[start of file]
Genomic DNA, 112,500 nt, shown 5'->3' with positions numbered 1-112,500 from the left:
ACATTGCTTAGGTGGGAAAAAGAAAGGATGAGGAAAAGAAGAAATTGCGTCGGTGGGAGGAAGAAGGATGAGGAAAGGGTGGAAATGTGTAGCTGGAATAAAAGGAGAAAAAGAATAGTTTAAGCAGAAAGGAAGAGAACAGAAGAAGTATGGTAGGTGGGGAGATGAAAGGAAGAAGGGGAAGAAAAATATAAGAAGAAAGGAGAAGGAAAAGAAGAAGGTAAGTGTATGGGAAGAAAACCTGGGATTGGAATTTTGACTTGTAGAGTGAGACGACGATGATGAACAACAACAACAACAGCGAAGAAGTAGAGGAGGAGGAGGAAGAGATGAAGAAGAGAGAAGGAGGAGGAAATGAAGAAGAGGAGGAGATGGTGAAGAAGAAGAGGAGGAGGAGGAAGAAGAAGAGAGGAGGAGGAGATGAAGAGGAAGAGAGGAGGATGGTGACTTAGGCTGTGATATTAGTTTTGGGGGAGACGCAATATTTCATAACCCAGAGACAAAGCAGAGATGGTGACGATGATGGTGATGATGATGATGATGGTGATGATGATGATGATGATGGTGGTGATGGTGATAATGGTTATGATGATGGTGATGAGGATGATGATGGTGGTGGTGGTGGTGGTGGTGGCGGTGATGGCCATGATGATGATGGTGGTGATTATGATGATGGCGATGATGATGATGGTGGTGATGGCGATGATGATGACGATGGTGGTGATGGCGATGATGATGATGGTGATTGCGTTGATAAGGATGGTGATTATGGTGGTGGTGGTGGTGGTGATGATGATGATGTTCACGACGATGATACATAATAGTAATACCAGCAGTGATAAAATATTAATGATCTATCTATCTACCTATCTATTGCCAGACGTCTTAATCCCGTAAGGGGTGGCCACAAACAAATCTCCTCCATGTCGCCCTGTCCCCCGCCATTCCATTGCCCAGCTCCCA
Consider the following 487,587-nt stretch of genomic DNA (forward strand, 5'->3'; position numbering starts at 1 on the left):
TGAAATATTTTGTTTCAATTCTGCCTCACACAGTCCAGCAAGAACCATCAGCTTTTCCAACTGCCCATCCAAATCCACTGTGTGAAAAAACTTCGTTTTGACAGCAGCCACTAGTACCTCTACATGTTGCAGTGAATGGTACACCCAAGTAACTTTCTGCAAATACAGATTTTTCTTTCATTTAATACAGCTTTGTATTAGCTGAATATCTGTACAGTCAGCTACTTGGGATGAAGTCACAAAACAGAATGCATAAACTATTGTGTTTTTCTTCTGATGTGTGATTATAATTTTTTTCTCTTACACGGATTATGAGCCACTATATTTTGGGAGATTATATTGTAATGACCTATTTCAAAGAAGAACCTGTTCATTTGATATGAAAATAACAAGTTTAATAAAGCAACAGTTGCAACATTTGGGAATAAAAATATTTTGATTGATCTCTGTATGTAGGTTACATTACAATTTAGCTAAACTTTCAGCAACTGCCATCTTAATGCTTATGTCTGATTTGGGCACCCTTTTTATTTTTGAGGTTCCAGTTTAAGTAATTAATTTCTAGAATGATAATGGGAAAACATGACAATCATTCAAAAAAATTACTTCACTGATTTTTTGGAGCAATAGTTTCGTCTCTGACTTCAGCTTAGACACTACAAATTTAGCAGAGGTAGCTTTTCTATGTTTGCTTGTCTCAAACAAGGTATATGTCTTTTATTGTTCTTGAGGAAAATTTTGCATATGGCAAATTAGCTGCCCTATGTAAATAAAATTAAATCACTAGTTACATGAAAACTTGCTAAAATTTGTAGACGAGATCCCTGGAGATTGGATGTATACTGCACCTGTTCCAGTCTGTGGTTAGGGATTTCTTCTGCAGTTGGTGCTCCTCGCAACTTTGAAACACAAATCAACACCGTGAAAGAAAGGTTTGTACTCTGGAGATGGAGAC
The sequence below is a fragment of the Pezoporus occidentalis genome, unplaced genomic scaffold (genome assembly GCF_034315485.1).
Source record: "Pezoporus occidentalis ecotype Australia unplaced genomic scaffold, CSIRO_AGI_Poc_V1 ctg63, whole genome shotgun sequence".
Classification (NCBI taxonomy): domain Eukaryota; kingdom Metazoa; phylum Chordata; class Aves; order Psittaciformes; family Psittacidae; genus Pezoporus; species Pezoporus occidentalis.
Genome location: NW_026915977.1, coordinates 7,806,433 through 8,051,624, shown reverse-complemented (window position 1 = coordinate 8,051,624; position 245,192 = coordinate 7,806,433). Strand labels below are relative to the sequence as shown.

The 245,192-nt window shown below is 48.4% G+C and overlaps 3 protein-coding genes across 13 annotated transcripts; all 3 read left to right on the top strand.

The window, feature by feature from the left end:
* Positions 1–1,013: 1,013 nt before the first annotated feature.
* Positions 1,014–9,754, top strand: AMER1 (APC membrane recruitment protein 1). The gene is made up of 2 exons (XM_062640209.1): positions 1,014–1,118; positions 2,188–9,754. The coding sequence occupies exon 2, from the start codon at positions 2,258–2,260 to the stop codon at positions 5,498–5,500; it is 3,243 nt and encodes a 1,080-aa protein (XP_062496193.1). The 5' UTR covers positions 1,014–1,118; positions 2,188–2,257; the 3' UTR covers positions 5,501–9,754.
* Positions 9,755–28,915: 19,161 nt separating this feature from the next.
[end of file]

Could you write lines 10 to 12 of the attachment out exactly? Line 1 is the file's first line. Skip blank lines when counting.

The window, feature by feature from the left end:
* Positions 1–1,013: 1,013 nt before the first annotated feature.
* Positions 1,014–9,754, top strand: AMER1 (APC membrane recruitment protein 1). The gene is made up of 2 exons (XM_062640209.1): positions 1,014–1,118; positions 2,188–9,754. The coding sequence occupies exon 2, from the start codon at positions 2,258–2,260 to the stop codon at positions 5,498–5,500; it is 3,243 nt and encodes a 1,080-aa protein (XP_062496193.1). The 5' UTR covers positions 1,014–1,118; positions 2,188–2,257; the 3' UTR covers positions 5,501–9,754.